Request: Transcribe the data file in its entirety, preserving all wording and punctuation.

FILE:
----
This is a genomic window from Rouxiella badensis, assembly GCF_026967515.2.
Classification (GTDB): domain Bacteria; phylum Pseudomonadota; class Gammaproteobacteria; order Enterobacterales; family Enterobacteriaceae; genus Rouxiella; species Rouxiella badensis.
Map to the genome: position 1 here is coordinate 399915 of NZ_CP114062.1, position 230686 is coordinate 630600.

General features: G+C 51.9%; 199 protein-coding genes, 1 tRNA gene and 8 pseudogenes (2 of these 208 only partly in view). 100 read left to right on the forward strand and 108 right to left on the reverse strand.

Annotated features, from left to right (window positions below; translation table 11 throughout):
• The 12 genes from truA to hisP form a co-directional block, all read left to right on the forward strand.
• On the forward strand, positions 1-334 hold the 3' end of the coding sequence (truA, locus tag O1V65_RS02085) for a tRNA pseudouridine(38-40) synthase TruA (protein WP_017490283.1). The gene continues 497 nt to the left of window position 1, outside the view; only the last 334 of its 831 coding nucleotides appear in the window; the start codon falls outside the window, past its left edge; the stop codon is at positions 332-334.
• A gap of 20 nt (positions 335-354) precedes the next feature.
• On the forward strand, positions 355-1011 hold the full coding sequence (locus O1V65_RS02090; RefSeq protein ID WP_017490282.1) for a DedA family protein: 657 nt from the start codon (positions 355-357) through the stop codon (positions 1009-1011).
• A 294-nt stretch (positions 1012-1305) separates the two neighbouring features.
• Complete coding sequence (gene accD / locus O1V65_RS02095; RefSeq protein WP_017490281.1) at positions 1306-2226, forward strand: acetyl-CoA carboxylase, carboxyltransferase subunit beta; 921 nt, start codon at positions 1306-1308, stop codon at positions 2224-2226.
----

This is a genomic window from Rouxiella badensis, assembly GCF_026967515.2.
Classification (GTDB): domain Bacteria; phylum Pseudomonadota; class Gammaproteobacteria; order Enterobacterales; family Enterobacteriaceae; genus Rouxiella; species Rouxiella badensis.
Map to the genome: position 1 here is coordinate 399915 of NZ_CP114062.1, position 230686 is coordinate 630600.

General features: G+C 51.9%; 199 protein-coding genes, 1 tRNA gene and 8 pseudogenes (2 of these 208 only partly in view). 100 read left to right on the forward strand and 108 right to left on the reverse strand.

Annotated features, from left to right (window positions below; translation table 11 throughout):
• The 12 genes from truA to hisP form a co-directional block, all read left to right on the forward strand.
• On the forward strand, positions 1-334 hold the 3' end of the coding sequence (truA, locus tag O1V65_RS02085) for a tRNA pseudouridine(38-40) synthase TruA (protein WP_017490283.1). The gene continues 497 nt to the left of window position 1, outside the view; only the last 334 of its 831 coding nucleotides appear in the window; the start codon falls outside the window, past its left edge; the stop codon is at positions 332-334.
• A gap of 20 nt (positions 335-354) precedes the next feature.
• On the forward strand, positions 355-1011 hold the full coding sequence (locus O1V65_RS02090; RefSeq protein ID WP_017490282.1) for a DedA family protein: 657 nt from the start codon (positions 355-357) through the stop codon (positions 1009-1011).
• A 294-nt stretch (positions 1012-1305) separates the two neighbouring features.
• Complete coding sequence (gene accD / locus O1V65_RS02095; RefSeq protein WP_017490281.1) at positions 1306-2226, forward strand: acetyl-CoA carboxylase, carboxyltransferase subunit beta; 921 nt, start codon at positions 1306-1308, stop codon at positions 2224-2226.